The sudden cooperation we see among separate corporate entities, governments, and elite players from around the globe in response to Wikileaks should serve as an important lesson on the true structure of power. While it is always difficult to arrive at an accurate analysis of power--an analysis that sheds light on who is truly calling the shots--there are occasional events that provide a glimpse into the machine's interworkings. We can, at the very least, know that when minor rebellions call forth all the forces of empire, some button must have been pushed; some invisible line in the sand, crossed. The visceral response to some leaked documents and film clips that tell us (surprise, surprise) that troops sometimes kill civilians or that the Russian government is corrupt is, to say the least, a bit baffling. Why all the hooplah?
What's at stake isn't facts--the facts are known already. My guess is that the true threat is the destruction of a narrative: the sort of coherent Fox News narrative (or for that matter, liberal, pro-Obama narrative) that sees government actors and diplomats as motivated by the same themes put forth in our high school civics class. Why anybody still believes such bedtime stories speaks volumes about the effectiveness of our disinformation and diseducational system, but then again, people all over the planet still speak of states as if they were football teams working together to win one for the cheering home crowd. The rightwing practitioners of realpolitik must have quite a few laughs over their $100 shots of single-malt scotch when they turn on the news and see the pseudo-debates about freedom, justice, and protection of the "city on the hill."
The officially sanctioned media has little light to shine on the recent events. Little wonder. If the Wikileaks have done anything, it's to show that the traditional media operations are suffering from a gumption deficit. People who take great pride in living in "democracies" rarely fully confront the implications. If the government's power is solely to work for the people, there should ideally be virtually no secrets. And there should certainly be no instances in which the publically stated policy is, in fact, the reverse of the actual policy.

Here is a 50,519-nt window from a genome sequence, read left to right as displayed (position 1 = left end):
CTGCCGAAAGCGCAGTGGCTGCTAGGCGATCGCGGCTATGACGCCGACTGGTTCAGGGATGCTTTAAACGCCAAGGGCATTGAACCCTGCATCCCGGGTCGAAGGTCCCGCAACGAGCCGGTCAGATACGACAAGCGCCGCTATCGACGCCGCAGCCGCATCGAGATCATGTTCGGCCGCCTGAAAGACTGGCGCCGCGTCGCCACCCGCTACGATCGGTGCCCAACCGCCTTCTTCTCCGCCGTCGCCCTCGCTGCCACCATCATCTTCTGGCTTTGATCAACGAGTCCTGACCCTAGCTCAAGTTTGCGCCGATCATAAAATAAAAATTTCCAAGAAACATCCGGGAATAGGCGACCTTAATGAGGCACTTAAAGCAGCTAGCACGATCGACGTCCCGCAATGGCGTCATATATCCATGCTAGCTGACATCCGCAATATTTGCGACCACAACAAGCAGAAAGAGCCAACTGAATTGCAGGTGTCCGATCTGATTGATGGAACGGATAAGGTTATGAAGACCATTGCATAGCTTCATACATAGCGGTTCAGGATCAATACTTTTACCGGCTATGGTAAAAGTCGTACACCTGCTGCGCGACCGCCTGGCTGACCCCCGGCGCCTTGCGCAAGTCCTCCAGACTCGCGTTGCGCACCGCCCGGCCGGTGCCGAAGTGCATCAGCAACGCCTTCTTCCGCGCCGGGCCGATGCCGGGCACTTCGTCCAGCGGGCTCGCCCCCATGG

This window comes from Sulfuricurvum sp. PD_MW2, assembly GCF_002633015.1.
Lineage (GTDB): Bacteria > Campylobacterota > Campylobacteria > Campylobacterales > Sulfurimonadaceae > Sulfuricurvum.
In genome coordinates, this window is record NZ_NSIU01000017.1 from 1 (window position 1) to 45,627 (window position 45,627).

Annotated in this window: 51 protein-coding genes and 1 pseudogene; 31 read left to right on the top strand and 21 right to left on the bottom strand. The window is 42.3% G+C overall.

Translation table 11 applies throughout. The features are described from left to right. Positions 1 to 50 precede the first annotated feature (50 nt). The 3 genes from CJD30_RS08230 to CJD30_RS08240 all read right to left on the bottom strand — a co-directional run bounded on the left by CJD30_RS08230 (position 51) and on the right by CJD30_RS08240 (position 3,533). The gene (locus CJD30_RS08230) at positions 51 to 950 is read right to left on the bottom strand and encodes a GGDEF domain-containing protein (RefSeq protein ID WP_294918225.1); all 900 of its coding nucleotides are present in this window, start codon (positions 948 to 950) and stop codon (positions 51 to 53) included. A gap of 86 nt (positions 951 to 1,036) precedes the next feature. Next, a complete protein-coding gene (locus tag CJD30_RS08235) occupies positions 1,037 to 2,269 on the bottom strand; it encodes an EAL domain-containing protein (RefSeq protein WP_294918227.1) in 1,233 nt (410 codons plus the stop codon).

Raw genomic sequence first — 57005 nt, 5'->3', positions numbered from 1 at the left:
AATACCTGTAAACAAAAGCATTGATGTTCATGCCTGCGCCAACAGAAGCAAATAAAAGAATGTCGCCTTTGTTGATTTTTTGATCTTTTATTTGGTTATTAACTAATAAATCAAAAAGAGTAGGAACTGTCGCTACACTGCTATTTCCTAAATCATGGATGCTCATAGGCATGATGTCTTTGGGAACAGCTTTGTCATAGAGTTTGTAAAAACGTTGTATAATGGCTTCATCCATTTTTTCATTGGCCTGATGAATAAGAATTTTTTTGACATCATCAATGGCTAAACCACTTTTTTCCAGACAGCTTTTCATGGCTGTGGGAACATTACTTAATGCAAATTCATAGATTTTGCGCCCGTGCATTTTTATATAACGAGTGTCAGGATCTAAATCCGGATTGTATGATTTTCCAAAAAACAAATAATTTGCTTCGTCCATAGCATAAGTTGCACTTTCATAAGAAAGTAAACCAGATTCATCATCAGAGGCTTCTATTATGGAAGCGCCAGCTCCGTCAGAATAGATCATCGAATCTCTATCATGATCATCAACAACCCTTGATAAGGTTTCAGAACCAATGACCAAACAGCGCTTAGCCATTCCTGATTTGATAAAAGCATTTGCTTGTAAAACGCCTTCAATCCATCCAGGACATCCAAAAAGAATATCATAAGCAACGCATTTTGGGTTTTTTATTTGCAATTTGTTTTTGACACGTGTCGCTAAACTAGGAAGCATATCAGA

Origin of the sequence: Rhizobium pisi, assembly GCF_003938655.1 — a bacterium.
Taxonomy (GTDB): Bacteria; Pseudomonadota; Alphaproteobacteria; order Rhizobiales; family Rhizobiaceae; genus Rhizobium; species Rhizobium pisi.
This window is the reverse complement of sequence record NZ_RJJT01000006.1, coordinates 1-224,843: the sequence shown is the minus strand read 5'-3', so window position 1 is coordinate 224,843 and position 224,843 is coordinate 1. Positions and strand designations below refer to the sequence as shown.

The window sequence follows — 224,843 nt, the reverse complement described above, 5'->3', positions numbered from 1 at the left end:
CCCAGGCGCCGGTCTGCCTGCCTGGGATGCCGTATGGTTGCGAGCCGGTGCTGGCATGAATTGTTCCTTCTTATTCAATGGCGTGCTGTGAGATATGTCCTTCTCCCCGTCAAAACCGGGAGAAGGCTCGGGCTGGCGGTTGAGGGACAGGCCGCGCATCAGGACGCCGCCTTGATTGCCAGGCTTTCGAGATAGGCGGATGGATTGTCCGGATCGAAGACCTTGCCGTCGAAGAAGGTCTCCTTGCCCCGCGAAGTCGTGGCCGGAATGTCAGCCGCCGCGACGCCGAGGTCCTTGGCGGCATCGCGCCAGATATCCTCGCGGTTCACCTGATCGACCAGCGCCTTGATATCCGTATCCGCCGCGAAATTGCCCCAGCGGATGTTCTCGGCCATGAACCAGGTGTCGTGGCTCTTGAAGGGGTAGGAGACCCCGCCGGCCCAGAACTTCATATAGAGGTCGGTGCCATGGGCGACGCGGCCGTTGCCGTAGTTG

As Jordan Stancil points out:
The classification rules were supposed to induce openness by requiring cable authors to choose from a list of justifications in the controlling executive order before classifying a document, but in reality, as I saw during my own Foreign Service postings, everybody chooses reasons 1.4(b) and (d)—foreign government information, and foreign activities of the United States. In fact, nearly all officers simply had those justifications pre-pasted into a cable-writing template on their computers. As everyone can now see, almost all the WikiLeaks cables released so far were classified based on reasons 1.4(b) and (d).
There is not a national security reason to keep secret, as a general rule and for an extended period, the interactions between representatives of the US government and representatives of foreign governments. We claim a national security imperative by arguing that foreign politicians would not talk to us if we did not hide what they said from their own constituents and domestic opponents and the governments of third countries. To state this argument is to expose its anti-democratic essence. But this is what Hillary Clinton means when she praises secrecy for permitting what she calls “honest, private dialogue.” She means dialogue among the powerful, safe in the knowledge that they will not be held accountable to their own citizens or legislatures. One readily understands the desire of foreign—or American—public figures to control, as much as they possibly can, the flow of information concerning their activities and their images. It is much less clear that it is in the American national interest to enable this type of information control, and to prosecute people who try to get around it.